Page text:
Jack Snowdon Hawkins (28 October 1929 – 11 December 2021), better known as Jack Hedley, was an English film, voice, radio, stage, character, theater, screen and television actor best known for his performances on television. His birth name necessitated a change to avoid confusion with his namesake who was already registered with the British actors' trade union Equity.[1][2]

Jack Hedley
Jack Snowdon Hawkins

(1929-10-28)28 October 1929
Died11 December 2021(2021-12-11) (aged 92)
Years active1958-2021
Spouse(s)Jean (divorced 1984); two sons

Personal lifeEdit

Hedley was born in London in 1929. His mother, Dorothy Withill, was 19 when she gave birth to him, and later married Albert Hawkins in 1936, although this man was not his father. He never knew the identity of his biological father.[3] He came from humble beginnings, and used to earn money by collecting sacks of horse manure from the streets and selling them as fertiliser.[3] However, he won a Beaverbrook scholarship to Downleas prep school, then won another scholarship to Bryanston, and then another to Dartmouth. He took a degree in history in 18 months.[3]

On leaving school, he became a cadet at the Royal Naval College, Dartmouth, then spent eight years as a Royal Marine Commando, which included active service in Malaya, India, the East Indies, Australia and Korea. He rose from cadet to lieutenant but was eventually invalided out after a bullet smashed the butt of his rifle into his leg.[3] After 18 months working for his mother in her business, he lost interest.[1]

He was unsure of what to do with his life, when he decided to follow a group of girls into a building and found himself inside RADA drama school. He signed up, and joined at the same time as Glenda Jackson and Alan Bates. The day after he left RADA, he got his first acting job, a small part in a Granada Television play in Manchester.[3]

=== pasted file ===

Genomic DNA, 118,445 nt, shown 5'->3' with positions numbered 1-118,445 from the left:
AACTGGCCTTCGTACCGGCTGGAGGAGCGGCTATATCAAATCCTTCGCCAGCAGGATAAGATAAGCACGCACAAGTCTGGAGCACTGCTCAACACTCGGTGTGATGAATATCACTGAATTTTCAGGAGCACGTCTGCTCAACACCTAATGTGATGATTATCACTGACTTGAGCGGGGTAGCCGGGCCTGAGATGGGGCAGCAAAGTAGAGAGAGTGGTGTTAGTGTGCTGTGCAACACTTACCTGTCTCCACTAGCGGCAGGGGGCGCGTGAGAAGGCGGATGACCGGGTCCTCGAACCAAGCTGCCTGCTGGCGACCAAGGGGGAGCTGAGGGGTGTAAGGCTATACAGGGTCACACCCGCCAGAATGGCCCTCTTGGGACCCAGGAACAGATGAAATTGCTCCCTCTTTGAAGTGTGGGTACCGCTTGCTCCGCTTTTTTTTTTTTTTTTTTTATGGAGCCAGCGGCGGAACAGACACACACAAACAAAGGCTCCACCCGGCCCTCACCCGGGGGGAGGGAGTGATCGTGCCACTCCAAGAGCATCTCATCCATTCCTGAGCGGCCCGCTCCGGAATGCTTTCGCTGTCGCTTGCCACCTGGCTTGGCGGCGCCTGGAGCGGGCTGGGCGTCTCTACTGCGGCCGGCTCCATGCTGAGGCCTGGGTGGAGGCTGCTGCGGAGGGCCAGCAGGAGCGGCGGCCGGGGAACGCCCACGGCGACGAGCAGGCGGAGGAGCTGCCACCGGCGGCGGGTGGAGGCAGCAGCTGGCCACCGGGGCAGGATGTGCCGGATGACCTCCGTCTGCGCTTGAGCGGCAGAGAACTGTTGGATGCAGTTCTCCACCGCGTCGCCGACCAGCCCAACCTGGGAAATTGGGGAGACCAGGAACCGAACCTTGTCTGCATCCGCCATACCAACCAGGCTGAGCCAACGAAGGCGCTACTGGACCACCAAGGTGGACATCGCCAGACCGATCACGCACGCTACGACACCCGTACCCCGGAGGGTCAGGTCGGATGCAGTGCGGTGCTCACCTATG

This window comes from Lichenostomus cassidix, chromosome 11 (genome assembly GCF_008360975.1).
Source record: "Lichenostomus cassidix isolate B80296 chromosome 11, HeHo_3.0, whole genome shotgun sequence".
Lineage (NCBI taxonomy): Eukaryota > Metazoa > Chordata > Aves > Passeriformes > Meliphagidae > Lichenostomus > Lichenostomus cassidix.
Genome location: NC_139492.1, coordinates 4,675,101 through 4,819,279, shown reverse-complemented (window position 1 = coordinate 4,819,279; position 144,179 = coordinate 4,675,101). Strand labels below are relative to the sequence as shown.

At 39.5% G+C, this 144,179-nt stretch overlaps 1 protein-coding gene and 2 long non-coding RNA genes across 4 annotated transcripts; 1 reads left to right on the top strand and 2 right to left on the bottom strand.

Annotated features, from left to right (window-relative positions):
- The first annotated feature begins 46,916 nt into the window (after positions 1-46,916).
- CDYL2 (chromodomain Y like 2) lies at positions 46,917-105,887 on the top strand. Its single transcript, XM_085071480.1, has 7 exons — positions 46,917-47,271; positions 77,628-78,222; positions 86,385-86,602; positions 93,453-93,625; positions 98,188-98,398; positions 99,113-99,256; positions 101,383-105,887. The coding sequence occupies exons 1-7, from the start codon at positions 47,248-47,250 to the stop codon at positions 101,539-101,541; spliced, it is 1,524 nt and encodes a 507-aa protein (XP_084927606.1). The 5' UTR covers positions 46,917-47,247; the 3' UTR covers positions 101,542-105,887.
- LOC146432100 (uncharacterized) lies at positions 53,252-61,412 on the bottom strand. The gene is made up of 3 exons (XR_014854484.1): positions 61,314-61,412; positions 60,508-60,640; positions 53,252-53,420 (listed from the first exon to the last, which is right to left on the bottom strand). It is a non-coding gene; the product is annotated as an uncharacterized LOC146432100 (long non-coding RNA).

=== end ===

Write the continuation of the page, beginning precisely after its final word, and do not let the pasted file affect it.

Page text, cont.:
His mother eventually turned her life around by establishing a direct mail firm and becoming a millionaire. Though for many years Jack was embarrassed by his origins, and answered questions on his "people" by saying they were either dead or abroad.[3]


His screen career began with a 13-minute drama-documentary about polio called A Life to be Lived. In the late 1950s, he appeared in films and on television, such as Left Right and Centre, Fair Game and the Alun Owen-scripted television play No Trams to Lime Street with Billie Whitelaw.[4][5][3]

Hedley starred in the Francis Durbridge-scripted BBC series The World of Tim Frazer (transmitted from November 1960 to March 1961), the 18 instalments of which comprised three separate serials of six episodes each. He also played Corrigan Blake in Alun Owen's BBC play You Can't Win 'Em All (1962) the role being taken over by John Turner in the series Corrigan Blake that resulted the following year. He was also in Alun Owen's A Little Winter Love (1965), part of the Theatre 625 series.

He appeared in several British films of the 1960s, including Lawrence of Arabia (1962), The Scarlet Blade (1963), Witchcraft (1964), Of Human Bondage (1964), The Secret of Blood Island (1964) and The Anniversary (1968), as well as in the occasional international film such as The Longest Day (1962). He also had a lead role as Lt. Colonel Preston in Colditz (1972–74). He also starred with Stanley Baker and Jean Seberg in the film of Irwin Shaw's In The French Style (1963).